I've written about this before, but I'll say it again: the future ain't what it used to be.
I grew up in a fairly odd place. For whatever reason, the thrift shops and used book stores of the Upper Peninsula of Michigan were something of a dumping ground for...well, for lack of a better term, weird shit.
You'd walk into a St. Vinny's in Escanaba in the eighties and you'd see what you'd expect to see: rows of junk stereo equipment, racks of thread-bare clothing twenty years out of date. Tired naugahyde furniture and weird brick-a-brack nobody in their right mind would ever want. There'd be piles of waffle irons, hair curlers and worn crucifixes, the detritus of peoples' lives, stuff which would never move at even the most hopping garage sale.
But. There was always an unaccountably large book section, way larger than you'd expect at a thrift shop. And in amongst all the cookbooks and encyclopedias and dime-store romances, there'd be weird shit. A lot of it.
Science fiction, naturally. Lots of sci-fi fans in the Upper Peninsula back in the eighties, I think. My introduction to Doc Smith, for example, was from thrift store acquisitions.
But it's the other stuff you'd occasionally find which mystifies me. There must have been a heavy contingent of hippies back in those days, because I'd find all sorts of strange books: UFO contactee biographies, the secrets of Atlantis, revealed. There'd be old issues of Fate magazine and strange volumes dealing with the occult. I am sure, if I'd gone to even more remote stores, perhaps up in Houghton or the Sault, I'd find the Al Azif or something.
I was an indiscriminate reader back then. I'd hoover those things up, repeat tidbits of information I gleaned from them to friends and family. They were so much better than normal science fiction because it was all true! Or at least it was to my ten year old younger self who was not armed with Google and a healthy dose of skepticism.
Back then, before the internet made everything so much less mysterious, I could sustain a sense of wonder for days, staring at a painting of what the sky must look like from the jungles of Titan, or perhaps a grainy photo from the surface of the moon which a UFO expert claimed proves that aliens built pyramids in outer space. If you squinted and turned your head just so, in amongst all the dots and smudges, you'd see it, too. You'd wonder briefly why NASA kept the truth from us, but you would come to the same conclusion every time: after all, the Cold War was on, and maybe there were Secrets Too Large for the public to handle.
My absolute favorite were the contactee books. Stories from men and women who'd been abducted by aliens, who'd invariably look just like you and me, except better in every way. Psychic. Blonde. Tall. The women were liberated and the men square-jawed and confident. They'd take the authors up into their saucers, show them the sights, tell them what's wrong with us as a culture and then set them down in a cornfield in Iowa with a pat on the head and maybe an idea for a best-selling book or two.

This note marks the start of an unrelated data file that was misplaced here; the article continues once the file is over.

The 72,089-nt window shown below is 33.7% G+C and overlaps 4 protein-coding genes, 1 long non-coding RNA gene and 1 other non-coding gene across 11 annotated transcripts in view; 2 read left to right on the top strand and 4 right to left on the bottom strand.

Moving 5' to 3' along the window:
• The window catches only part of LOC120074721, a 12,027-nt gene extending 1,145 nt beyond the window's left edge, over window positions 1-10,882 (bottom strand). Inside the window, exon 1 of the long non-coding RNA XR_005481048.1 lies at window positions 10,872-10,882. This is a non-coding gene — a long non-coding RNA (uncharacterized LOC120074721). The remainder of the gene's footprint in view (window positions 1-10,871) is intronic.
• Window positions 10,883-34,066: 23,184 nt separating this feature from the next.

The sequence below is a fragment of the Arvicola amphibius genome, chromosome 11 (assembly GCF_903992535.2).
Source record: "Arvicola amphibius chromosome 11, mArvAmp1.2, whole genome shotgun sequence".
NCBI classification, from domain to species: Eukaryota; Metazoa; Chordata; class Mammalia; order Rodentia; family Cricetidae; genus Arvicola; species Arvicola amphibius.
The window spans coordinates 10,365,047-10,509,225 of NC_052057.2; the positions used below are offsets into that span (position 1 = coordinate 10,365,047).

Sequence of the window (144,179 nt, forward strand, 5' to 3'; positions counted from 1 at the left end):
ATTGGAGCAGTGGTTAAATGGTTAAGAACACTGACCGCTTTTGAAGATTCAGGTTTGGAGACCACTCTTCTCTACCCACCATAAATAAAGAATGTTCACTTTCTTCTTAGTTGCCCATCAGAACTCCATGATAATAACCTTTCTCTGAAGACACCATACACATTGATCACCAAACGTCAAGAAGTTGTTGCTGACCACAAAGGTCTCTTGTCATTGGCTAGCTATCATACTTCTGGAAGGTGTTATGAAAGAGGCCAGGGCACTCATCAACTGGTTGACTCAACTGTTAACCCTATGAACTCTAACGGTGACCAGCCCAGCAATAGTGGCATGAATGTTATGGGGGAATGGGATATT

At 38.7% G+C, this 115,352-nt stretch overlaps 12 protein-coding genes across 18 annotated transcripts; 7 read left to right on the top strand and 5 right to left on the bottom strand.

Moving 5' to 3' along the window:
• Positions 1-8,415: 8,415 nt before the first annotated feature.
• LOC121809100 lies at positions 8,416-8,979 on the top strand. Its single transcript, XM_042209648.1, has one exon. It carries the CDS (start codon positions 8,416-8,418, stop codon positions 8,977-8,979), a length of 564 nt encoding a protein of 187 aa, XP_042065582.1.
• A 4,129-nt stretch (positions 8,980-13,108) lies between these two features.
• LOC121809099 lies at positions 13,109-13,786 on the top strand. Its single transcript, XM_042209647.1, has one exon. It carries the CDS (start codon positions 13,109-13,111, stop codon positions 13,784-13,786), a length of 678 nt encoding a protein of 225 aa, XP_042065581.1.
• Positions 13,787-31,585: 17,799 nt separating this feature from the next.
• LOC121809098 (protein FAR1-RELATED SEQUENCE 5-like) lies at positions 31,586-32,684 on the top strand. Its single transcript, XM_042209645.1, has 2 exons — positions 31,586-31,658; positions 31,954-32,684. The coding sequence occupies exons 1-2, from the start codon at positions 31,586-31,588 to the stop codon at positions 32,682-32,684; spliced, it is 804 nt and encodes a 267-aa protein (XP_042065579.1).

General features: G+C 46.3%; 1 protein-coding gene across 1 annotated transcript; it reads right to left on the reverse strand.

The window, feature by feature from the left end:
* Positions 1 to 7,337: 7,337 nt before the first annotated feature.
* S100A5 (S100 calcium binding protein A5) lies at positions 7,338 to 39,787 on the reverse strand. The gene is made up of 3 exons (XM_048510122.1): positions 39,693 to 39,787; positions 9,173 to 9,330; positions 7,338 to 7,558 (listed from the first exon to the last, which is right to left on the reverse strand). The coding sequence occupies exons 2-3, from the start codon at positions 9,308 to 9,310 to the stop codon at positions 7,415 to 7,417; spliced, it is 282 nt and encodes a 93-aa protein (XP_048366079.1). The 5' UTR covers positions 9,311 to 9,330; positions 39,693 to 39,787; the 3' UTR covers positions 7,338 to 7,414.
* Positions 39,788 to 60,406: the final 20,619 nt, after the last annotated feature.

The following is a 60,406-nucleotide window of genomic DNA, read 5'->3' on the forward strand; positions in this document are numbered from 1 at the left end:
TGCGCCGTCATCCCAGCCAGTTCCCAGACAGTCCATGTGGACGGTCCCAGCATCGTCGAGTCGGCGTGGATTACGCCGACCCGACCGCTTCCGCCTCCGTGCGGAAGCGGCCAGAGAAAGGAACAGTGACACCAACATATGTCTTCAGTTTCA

I think it must have been a great time, growing up a science fiction fan in the fifties when most of these books were written. It must have been a time when anything felt possible. Space was a new frontier, and, even if you didn't know it just then, there was a freaking moon landing ahead of you.
I really want to write a book some time about that, rekindle a bit of that sense of directional imperative, that technology is heading a specific direction worth going to, recapture that sense that there's a better future out there, that everything's going to be all right.
I think one of the primary things readers will talk about in a hundred years when talking about the fiction of the oughts and the teens is just how damn morose we are. Science fiction hasn't been this depressing since the grand days of the seventies, with all its economic turmoil, the Cold War and gas scarcity. Just as it was then, everything's all dark dystopian futures and sudden and implausible apocalypses now.
We're slogging through this zeitgeist of doom and woe and it's no longer hip to dream of a better future.
I probably have sort of a skewed perspective. There was plenty of bad stuff going on back then, after all. The usual wars, famine, racism, class struggle and plagues. People can be awful no matter what the time period. It's one of those things you can set your clock by: assholes make the world go round, after all.
But sometimes I just wish I could get that feeling back, of driving down a lonely dark highway out in the crack of nowhere, forest and corn field rolling by on either side of your rusty Studebaker. Nothing on the road at this hour but you. The AM radio coughing out the usual parade of loonies and semi-truths on Art Bell. You can see the stars shine bright and crisp overhead, so bright you barely need your headlights.
You pull over, get out on the gravel shoulder, leave the door open and the radio on. You look up and up and you know that maybe there's something out there somewhere besides us. You hear a woman talk softly on the radio about how the saucer-men have a plan, see, and, watching the lights in the sky flicker and shine, maybe you see a satellite roll fast overhead and the future seems kind of swell after all.
Totals: 647, 808, 795, 832, 772, 699, 960.
I'm averaging roughly 742 words per day, which ain't half bad. I've got two more chapters in this act, after I wrap up the small amount I have left in my current chapter, then Act III, which is looking like it might be kinda short. Maybe six chapters. Cool.